Over 35 years of providing family togetherness
In the early 1970s, Philadelphia Eagles’ player Fred Hill’s daughter Kim was treated for leukemia at Children’s Hospital in Philadelphia. Hill and his family found themselves sleeping in waiting rooms and eating out of vending machines along with several other families who didn’t leave the hospital so they could be close to their children during this crucial time.
With the support of the Oncology department and Dr. Audrey Evans, Hill and his teammates began to search for a way to have a “home-away-from-home” near the hospital for these families. The search led to local McDonald’s owner/operators who supported the concept and created the St. Patrick’s Day Green Milkshake promotion, with the funds going toward purchasing a house near the hospital where families could stay. Thus, the first Ronald McDonald House was established in Philadelphia in 1974 — named after McDonald’s famed clown mascot.
Since opening our doors in Phoenix in 1985, the House has undergone many changes. Scroll through the timeline to see how the local RMHC has grown from one to three Houses, now providing 78 rooms for families traveling to the Valley for medical care for their children.
Junior League of Phoenix members Judy Schubert and Suzanne Hanson conducted a feasibility study that found a need for a Ronald McDonald House in Phoenix. They formed a steering committee with pediatric medical specialists, hospital representatives and other key authorities to make the House a reality.
McDonald’s restaurant owner-operators of Phoenix and Northern Arizona joined the effort and we officially became the Ronald McDonald House of Phoenix.
On May 15, Ronald McDonald House Charities of Phoenix opened its doors with 16 guest rooms — the 81st in the continually-growing network of Houses worldwide.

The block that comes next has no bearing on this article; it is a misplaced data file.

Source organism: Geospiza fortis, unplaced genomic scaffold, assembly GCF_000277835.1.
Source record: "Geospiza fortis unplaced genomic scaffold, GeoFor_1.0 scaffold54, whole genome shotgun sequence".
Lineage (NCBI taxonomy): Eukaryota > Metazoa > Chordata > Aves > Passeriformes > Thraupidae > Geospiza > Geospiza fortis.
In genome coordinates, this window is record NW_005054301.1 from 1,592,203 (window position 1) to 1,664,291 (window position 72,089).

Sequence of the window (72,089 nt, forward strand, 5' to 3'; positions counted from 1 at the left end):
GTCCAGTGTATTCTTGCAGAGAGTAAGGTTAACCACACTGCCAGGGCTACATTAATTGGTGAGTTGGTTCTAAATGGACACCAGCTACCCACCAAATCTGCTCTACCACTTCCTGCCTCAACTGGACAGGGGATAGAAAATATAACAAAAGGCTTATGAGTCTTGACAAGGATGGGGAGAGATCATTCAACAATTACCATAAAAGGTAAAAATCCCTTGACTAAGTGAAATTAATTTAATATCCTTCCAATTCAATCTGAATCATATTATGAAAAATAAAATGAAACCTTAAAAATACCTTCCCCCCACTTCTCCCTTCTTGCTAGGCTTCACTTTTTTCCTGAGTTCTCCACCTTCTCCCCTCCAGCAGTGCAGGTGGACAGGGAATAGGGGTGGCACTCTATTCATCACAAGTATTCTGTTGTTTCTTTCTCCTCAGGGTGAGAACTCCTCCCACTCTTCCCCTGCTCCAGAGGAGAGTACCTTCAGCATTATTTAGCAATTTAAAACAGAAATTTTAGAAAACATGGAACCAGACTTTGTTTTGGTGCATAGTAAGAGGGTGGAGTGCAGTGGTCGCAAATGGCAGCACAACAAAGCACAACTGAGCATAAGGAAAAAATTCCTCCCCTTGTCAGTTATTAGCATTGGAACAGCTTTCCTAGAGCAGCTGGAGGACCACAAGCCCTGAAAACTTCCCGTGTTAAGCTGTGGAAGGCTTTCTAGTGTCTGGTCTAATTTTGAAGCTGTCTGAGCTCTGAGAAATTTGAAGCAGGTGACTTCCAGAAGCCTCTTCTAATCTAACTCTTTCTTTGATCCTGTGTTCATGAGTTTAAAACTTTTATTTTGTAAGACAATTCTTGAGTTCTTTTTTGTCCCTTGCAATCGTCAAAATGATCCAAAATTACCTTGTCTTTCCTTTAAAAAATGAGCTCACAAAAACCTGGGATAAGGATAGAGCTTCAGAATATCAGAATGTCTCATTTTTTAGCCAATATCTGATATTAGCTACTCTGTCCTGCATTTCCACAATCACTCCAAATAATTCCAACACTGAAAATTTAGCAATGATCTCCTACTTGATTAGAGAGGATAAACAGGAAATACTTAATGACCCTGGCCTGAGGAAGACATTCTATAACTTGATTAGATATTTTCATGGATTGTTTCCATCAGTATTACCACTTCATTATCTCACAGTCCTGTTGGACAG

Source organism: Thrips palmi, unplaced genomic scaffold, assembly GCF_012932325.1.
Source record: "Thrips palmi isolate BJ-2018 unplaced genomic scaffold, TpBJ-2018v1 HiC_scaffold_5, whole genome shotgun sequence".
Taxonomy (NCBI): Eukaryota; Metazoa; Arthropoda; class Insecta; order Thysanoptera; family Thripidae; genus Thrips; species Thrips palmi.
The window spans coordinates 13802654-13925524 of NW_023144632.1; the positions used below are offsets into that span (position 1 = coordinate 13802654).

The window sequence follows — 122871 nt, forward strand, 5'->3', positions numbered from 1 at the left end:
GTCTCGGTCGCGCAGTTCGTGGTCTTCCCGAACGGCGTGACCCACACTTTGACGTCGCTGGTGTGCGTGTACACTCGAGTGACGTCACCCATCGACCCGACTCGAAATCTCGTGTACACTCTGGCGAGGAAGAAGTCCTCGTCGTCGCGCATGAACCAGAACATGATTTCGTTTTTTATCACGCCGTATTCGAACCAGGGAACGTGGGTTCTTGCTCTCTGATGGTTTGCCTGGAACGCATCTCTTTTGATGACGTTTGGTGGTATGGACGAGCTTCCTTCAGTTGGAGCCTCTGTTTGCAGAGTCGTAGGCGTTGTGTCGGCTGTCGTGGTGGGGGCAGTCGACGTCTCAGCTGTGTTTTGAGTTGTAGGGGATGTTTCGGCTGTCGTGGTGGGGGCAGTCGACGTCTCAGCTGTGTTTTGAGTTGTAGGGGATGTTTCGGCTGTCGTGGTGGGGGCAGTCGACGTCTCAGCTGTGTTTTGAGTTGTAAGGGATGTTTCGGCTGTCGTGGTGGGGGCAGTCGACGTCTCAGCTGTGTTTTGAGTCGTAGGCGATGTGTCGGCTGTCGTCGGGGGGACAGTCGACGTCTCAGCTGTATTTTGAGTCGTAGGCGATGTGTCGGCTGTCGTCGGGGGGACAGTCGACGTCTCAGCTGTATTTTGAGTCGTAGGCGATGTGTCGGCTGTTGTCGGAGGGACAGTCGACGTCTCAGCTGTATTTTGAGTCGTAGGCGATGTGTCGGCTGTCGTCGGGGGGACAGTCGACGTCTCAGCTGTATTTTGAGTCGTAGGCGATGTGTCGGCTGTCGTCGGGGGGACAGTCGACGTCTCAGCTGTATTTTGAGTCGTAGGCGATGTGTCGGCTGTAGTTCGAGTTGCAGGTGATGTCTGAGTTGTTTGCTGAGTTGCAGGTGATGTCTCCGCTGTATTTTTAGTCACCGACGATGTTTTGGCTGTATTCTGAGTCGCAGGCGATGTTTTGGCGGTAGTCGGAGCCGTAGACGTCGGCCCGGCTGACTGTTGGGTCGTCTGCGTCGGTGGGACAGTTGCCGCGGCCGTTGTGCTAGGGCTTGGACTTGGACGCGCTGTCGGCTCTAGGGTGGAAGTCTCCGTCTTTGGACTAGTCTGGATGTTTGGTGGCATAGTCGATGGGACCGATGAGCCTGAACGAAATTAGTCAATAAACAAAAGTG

We added 10 rooms and expanded the kitchen, playroom and a new library. We also added a new garden in honor of Gus Kapellas, one of our most generous McDonald’s owner/operators.
Our third major construction project increased our housing capacity to 45 rooms. The expansion included:
- A new free-standing building housing a family room, library and storage room
- A two-story housing unit containing four apartments, 16 guest rooms with private bath, a quiet room and laundry facilities
- A renovated kitchen and dining room
On June 23, we opened a second Ronald McDonald House on the campus of Phoenix Children’s Hospital. The 18-room, four-story facility is just steps away from PCH and features a full-service kitchen, dining area, laundry facilities and activity room.
On November 10, we opened our third Ronald McDonald House on the campus of Banner Children’s at Desert in Mesa, Arizona, with 16 rooms (including four apartments), kitchen and dining room, laundry facilities and a playground.
As part of their 50th anniversary, Phoenix International Raceway remodeled the kitchen, dinning and family rooms, and staff offices of the Roanoke House.
We modified our name to become Ronald McDonald House Charities of Central and Northern Arizona to better reflect the geographic area that we primarily serve.
The 12 Jack-and-Jill rooms at our Roanoke House were converted into 6 family suites, and each of our rooms received an updated and new furniture, making our “home-away-home-home” extra cozy. Plus, the exterior of the House got a fresh new coat of paint that transformed the look!
When the Ronald McDonald House went through a major expansion in 1995, Gus’ friends and co-workers wanted to supplement our expansion effort and honor Gus in a way that would be an enduring tribute to him. They raised funds and built a beautiful garden to honor their friend. We call it “Gus’ Garden.” It is a tranquil place with a small fountain where families can sit and enjoy the trees, flowers and beautiful sky.
There could be no more fitting way to honor a man who has been generous, kind and supportive to literally thousands of people. His honorable treatment of those around him is well-known throughout the Valley, and his kind, unassuming manner brings love and respect from all who knew Gus.
It would be impossible to list all the things that Gus did for the House. He is part of everything we have done here, from the bricks and mortar, to the fundraising, to the love that really does permeate the House. Where there was a need, Gus was there – physically, financially and most importantly emotionally. Sadly, Gus passed away in August 2015. However, his legacy will live on and his wonderful spirit will continue to help thousands who call the House their “home-away-from-home.”